Star makes final appeal to retain casino license

Star Entertainment's counsel concedes the company's leadership behaved "regrettably and deplorably" but past mistakes should not rule out the suitability of the troubled casino operator to retain its Sydney licence.

A NSW Independent Casino Commission inquiry is examining Star's Sydney casino operations two years after a probe found damning anti-money laundering and counter-terrorism failings at the venue.

The probe, recently opened to the public, has heard of ongoing systems failures at the casino, which is currently under independent management, and internal messages about "war" with the regulator.

In closing submissions, Star's barrister Bret Walker SC said there would be "no varnishing of the undesirable state of affairs" but the regulator had responded appropriately and past mistakes were "unlikely of repetition".

The inquiry previously heard former Star executive chair David Foster and ex-CEO Robbie Cooke exchanged messages about "prepping for war" with its regulators.

Mr Walker described the internal messages as "deplorable but not material" in determining the suitability of the casino operator to retain its licence.

He urged inquiry head Adam Bell SC to "not regard those as death knells to any sensible prospect of holding a licence". 

"To the contrary, though painful, they are convulsions in the corporate history which promise real improvement," he told the inquiry on Wednesday. 

Earlier evidence at the three-week inquiry heard Star was continuing to fail regulatory oversight at the casino including a $3.2 million fraud committed against the company by customers and the falsification of welfare checks on problem gamblers.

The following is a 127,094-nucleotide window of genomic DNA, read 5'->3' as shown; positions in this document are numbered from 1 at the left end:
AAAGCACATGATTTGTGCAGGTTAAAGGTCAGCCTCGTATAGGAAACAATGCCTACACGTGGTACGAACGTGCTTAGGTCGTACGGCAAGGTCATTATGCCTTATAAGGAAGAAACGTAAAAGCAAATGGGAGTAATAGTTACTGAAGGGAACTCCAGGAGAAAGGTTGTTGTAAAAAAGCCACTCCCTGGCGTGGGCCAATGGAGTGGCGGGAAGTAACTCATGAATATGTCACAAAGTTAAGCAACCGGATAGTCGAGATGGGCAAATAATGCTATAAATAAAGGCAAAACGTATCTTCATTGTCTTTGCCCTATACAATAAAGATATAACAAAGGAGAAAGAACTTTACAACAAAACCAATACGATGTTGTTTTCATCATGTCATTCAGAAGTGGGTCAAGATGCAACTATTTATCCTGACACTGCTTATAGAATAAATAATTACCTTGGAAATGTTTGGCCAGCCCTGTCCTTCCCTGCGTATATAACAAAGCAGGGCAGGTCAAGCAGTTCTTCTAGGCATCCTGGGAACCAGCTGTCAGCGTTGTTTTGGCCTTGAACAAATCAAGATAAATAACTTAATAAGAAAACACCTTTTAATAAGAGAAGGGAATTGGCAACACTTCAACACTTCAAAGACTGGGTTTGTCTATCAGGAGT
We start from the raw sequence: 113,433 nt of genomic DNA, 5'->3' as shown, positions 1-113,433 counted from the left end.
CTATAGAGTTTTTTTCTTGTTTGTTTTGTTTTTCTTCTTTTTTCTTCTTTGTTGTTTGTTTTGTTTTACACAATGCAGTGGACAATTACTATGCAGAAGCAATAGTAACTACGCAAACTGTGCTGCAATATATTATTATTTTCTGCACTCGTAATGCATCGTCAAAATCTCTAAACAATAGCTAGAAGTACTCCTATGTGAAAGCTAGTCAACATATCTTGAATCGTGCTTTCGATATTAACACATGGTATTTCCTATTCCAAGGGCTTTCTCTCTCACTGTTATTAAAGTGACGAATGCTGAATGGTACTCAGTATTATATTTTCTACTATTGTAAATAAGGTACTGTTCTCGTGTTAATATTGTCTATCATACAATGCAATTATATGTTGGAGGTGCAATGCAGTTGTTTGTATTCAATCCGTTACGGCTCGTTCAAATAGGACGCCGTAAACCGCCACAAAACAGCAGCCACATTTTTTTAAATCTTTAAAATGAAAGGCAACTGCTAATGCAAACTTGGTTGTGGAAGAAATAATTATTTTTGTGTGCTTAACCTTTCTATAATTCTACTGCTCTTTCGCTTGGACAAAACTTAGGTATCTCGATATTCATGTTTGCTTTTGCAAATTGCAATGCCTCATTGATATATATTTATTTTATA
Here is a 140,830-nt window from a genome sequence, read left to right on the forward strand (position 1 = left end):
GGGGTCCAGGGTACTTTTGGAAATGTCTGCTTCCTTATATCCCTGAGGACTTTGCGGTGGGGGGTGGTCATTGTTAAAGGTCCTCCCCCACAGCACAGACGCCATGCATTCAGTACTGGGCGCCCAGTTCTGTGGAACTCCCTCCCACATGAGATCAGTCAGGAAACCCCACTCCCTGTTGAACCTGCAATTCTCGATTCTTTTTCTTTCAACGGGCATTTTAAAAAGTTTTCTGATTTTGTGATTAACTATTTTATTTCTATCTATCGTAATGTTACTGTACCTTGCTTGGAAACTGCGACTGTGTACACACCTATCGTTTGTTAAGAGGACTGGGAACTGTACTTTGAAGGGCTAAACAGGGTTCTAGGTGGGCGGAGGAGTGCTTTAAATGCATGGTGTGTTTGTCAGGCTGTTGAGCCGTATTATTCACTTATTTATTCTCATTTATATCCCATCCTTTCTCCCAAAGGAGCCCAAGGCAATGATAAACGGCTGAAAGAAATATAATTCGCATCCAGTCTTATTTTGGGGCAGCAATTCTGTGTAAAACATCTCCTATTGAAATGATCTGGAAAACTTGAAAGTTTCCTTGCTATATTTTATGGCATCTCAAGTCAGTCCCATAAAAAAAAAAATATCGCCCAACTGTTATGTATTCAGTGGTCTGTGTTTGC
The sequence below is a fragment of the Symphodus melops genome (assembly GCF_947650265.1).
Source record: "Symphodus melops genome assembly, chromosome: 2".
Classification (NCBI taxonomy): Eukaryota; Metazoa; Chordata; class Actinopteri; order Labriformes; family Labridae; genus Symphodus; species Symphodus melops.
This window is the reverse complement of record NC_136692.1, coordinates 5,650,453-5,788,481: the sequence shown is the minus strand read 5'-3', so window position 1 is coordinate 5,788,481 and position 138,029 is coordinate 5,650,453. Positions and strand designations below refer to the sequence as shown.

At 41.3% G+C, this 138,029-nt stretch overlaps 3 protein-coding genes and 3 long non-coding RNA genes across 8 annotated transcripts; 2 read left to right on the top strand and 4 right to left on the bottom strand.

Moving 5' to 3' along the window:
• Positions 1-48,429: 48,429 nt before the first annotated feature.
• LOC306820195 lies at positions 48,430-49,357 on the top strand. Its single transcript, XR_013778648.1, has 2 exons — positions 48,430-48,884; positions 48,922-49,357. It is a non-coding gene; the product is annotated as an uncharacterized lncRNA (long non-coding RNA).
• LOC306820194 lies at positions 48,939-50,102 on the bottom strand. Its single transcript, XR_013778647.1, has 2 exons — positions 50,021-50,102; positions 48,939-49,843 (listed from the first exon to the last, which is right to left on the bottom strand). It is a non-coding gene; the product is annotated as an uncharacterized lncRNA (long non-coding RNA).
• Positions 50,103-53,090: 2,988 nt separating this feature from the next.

But Mr Walker said Mr Bell could not be expected to have a “crystal ball and a calendar” to determine the future of the licence given the uncertainty of running any business.

“The suitability assessment that your report will address is one which understands that there is, at any given time, a range of possibilities from the optimistic to the pessimistic,” he said.

“Suitability is not what might be called an absolute state of affairs, it’s relative and involves assessments of risks which cannot be eliminated from the conduct of any business.”

Mr Walker said the final decision would rest with the commission but it would be a “grave error” for Star to provide “clear and convincing evidence” of its operations and finances before an assessment could be made about the company’s suitability and capacity to retain a Sydney licence.

“That eliminates what might be regarded as the ordinary vicissitudes and the inherent risks of trading in a business where you don’t control your customers or costs,” he said.

“These are, by definition, the risks of business. 

"There is nothing to suggest that the conduct of a business, which requires attracting people to put their money on the table, literally and figuratively, was intended to be risk-free.”

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